Samantha Bee Explains Why Harriet Tubman Is Better For The $20 Than ‘Genocidal Pr*ck’ Andrew Jackson

Between an unsurprising second season renewal and plans to hire correspondents and expand the show’s purview, Full Frontal with Samantha Bee continues to prove its worth on the late night comedy stage. Nowhere is this more obvious than in the comedian’s Last Week Tonight-esque segments dedicated to issues like the supposed “dangers” of Syrian refugees and the massive backlog of untested rape kits. Yet Bee’s in-studio bits are just as great, and she proved this without question during this week’s take on the U.S. Department of the Treasury’s announced plans to replace Andrew Jackson with Harriet Tubman on the $20 bill.

Everyone from the internet to The Daily Show has already applauded, lampooned and ridiculed the decision. Yet Full Frontal managed to turns the tables on the plan’s naysayers in a thought-provoking and deservedly chastising manner:

“Look, I know that change is difficult. I still haven’t gotten over Roseanne replacing the original Becky with ‘Becky with the good hair.’ When we make such a dramatic change to something no one ever looks at, we have to consider the fragile feelings of white men who tragically appear on only seven out of seven bills currently in production.”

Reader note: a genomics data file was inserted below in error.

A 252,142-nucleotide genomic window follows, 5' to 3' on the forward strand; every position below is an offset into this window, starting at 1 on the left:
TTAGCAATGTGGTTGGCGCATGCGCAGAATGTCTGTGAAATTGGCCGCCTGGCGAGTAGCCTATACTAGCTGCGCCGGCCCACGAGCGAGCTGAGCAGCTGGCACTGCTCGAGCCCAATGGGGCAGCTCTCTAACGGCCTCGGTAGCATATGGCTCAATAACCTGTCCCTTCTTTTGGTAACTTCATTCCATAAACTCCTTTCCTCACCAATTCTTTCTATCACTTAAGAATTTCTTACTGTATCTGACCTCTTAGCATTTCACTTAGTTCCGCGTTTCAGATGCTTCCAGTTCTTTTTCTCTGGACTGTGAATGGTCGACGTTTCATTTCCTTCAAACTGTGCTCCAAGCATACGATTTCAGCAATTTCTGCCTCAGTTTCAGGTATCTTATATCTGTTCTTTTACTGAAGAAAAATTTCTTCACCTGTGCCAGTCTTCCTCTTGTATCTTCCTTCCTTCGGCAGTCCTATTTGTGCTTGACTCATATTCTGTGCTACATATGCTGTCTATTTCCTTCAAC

Bee’s humorous criticism was especially responsive to Fox News host Brian Kilmeade, who argued that “past president” Andrew Jackson — the current face of the $20 bill — had “done so much in the founding of our country.” As Bee pointed out, Jackson was the seventh President of the United States but not a founding father:

“Jackson wasn’t involved in the founding of our country, because the Revolutionary War happened before Old Hickory’s pubes came in. He was not a founding father. He was a genocidal pr*ck who forced the relocation of non-whites and fomented populous rebellion.”

“Genocidal prick”? “Relocation of non-whites”? Those would be references to the infamous Trail of Tears, a matter of historical record that many Americans and American history books would choose to forget. Following the Indian Removal Act of 1830, which began with Jackson’s presidency, tens of thousands of Native Americans died during a forced migration from their ancestral lands to reservations.